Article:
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BCRF Grantee Since

2007

Donor Recognition

The Macy's Award

Area(s) of Focus

Rachel Schiff, PhD

Associate Professor
Department of Medicine, Breast Center
Baylor College of Medicine
Houston, Texas

Current Research

Co-Investigator: C. Kent Osborne, MD, Baylor College of Medicine, Houston

Effective targeted treatments against the estrogen receptor-positive (ER+) and HER2+ breast cancers are currently available in the clinic, but tumor resistance is common. The goals of Drs. Osborne and Schiff’s studies are to continue to characterize new models of resistance that will allow for genomic, molecular, and therapeutic studies aiming to identify key molecules responsible for treatment resistance and to develop new treatment strategies that will improve response and patient outcome. In 2013-2014 Drs. Schiff and Osborne will continue to identify most effective drug combinations with a focus on novel inhibitors of kinase proteins activated by growth factor signaling and new agents, called SERDS, that can degrade the ER protein They will further investigate compensatory and feedback signaling induced in tumors in response to these drugs in order to understand how to prevent the acquisition a secondary resistance. The role of a few new potential genes in resistance to antiHER2 therapies will also continue to be explored.

Mid-Year Summary

Recent findings by Drs. Osborne and Schiff now suggest that both more common compensatory and adaptive mechanisms as well as the evolution of rare clones with unique (“personalized”) genomic and/or epigenomic features of resistance co-operate during the emergence of drug resistance. Specifically, they have identified a switch in ER activity that can stem from genetic aberrations and over-expression of ER co-regulators using models of endocrine resistance. Consequently, a specific set of cytokines known to regulate tumor survival and metastasis are induced. Inhibition of either the aberrant ER co-regulators or the cytokines can inhibit tumor cell growth and overcome resistance. Similarly, their studies also have identified unique genetic aberrations in resistance models to potent HER2-targeted therapies, including mutations in the HER2 receptor itself. The researchers will continue to characterize the adaptive and selected resistant mechanisms that operate in their resistant models, which represent genetic diversity of tumors in the clinic, and to identify new strategies and effective drug combinations to overcome them. Their recent studies also support the efficacy of a new oral compound that can degrade the ER protein (SERDs) and overcome tamoxifen resistance. They will continue to evaluate this drug and its mechanism of action with the goal to provide sufficient evidence for its clinical development.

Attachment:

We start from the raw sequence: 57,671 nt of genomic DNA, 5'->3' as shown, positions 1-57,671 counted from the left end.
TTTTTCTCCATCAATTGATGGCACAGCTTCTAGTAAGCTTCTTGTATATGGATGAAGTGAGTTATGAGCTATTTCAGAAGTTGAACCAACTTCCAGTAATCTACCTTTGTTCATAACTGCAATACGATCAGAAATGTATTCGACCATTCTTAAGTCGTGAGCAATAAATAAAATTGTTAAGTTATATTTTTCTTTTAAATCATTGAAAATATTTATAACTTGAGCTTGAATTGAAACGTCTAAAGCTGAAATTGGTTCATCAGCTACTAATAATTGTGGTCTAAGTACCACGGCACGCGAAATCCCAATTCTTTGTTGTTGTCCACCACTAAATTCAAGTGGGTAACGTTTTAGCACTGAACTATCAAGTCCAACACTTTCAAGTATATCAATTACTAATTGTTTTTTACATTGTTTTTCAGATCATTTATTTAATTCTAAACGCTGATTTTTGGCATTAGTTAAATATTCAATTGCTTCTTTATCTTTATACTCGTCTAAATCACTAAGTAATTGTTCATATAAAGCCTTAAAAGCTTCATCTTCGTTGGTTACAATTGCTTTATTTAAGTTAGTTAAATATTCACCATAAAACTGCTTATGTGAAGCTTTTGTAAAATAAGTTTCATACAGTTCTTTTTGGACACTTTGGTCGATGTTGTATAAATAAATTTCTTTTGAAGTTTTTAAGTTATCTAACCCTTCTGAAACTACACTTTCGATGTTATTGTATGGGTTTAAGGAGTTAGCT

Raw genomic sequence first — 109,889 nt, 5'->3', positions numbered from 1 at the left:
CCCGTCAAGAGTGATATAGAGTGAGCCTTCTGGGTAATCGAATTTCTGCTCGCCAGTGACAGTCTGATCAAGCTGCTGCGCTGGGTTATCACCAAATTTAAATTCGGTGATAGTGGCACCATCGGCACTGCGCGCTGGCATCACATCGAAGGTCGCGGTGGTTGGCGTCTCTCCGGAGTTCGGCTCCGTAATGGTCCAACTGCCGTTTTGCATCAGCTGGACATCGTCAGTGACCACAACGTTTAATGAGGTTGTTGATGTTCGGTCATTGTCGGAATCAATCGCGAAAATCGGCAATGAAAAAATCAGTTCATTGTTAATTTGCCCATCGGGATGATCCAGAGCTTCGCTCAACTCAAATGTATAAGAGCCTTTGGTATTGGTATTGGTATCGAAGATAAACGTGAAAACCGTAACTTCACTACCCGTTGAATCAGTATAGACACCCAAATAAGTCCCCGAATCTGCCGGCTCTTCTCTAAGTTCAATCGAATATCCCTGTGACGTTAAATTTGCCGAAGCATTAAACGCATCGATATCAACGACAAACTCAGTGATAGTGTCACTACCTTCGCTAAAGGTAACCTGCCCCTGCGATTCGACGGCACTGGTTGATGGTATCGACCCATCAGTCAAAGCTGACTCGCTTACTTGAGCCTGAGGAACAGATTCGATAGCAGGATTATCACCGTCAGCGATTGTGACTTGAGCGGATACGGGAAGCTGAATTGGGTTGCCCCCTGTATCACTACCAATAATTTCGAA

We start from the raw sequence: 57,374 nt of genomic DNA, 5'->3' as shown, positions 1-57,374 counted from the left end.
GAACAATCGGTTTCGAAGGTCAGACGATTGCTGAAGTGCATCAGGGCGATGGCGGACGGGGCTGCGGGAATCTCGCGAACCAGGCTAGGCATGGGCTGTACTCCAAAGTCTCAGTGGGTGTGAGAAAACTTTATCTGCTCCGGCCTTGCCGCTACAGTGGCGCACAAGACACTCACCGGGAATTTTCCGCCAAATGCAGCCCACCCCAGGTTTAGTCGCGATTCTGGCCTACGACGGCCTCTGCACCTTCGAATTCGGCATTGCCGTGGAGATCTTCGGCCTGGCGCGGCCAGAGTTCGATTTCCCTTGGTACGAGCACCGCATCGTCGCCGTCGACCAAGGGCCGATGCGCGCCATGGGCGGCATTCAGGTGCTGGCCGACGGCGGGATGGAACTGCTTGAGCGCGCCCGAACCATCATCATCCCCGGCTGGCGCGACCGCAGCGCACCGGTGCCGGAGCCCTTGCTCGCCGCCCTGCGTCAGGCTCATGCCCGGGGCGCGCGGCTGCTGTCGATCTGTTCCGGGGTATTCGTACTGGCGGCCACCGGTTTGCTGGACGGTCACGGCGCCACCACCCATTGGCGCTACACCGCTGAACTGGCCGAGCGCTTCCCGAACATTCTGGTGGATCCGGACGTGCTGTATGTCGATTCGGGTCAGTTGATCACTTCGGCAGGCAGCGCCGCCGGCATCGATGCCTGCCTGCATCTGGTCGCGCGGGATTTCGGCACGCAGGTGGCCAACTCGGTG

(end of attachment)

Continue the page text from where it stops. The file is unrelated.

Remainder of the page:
Bio

Dr. Schiff is Associate Professor at the Baylor College of Medicine, Sue & Lester Smith Breast Center and the Departments of Medicine and Molecular and Cellular Biology. She is an internationally recognized expert in breast cancer translational research and in preclinical therapeutic models, especially concerning endocrine, HER2, and additional targeted therapies. Dr. Schiff has received her PhD in 1992 from Hebrew University Hadassah Medical School in Jerusalem and had completed her post-doctoral fellowship at University of Texas Health Science Center, San Antonio. She joined Baylor College of Medicine in 1999 as a faculty member of the Sue & Lester Smith Breast Center.

Dr. Schiff's research focuses on understanding key signaling pathways in breast cancer and on identifying therapeutic strategies to overcome them. Major interests include molecular aspects of estrogen receptor (ER) action in breast cancer, the crosstalk between the ER signaling network and growth factor receptor and cellular kinase pathways, the role of ER co-regulators in breast cancer development and progression, mechanisms of resistance to targeted therapies, and the identification of biomarker and signatures of hormonal and antiHER2 therapy resistance for therapeutic interventions. Dr. Schiff's research is partly supported by grants from the National Cancer Institute, BCRF, Susan G. Komen for the Cure, and the Department of Defense Breast Cancer Research Program.

Co-Investigators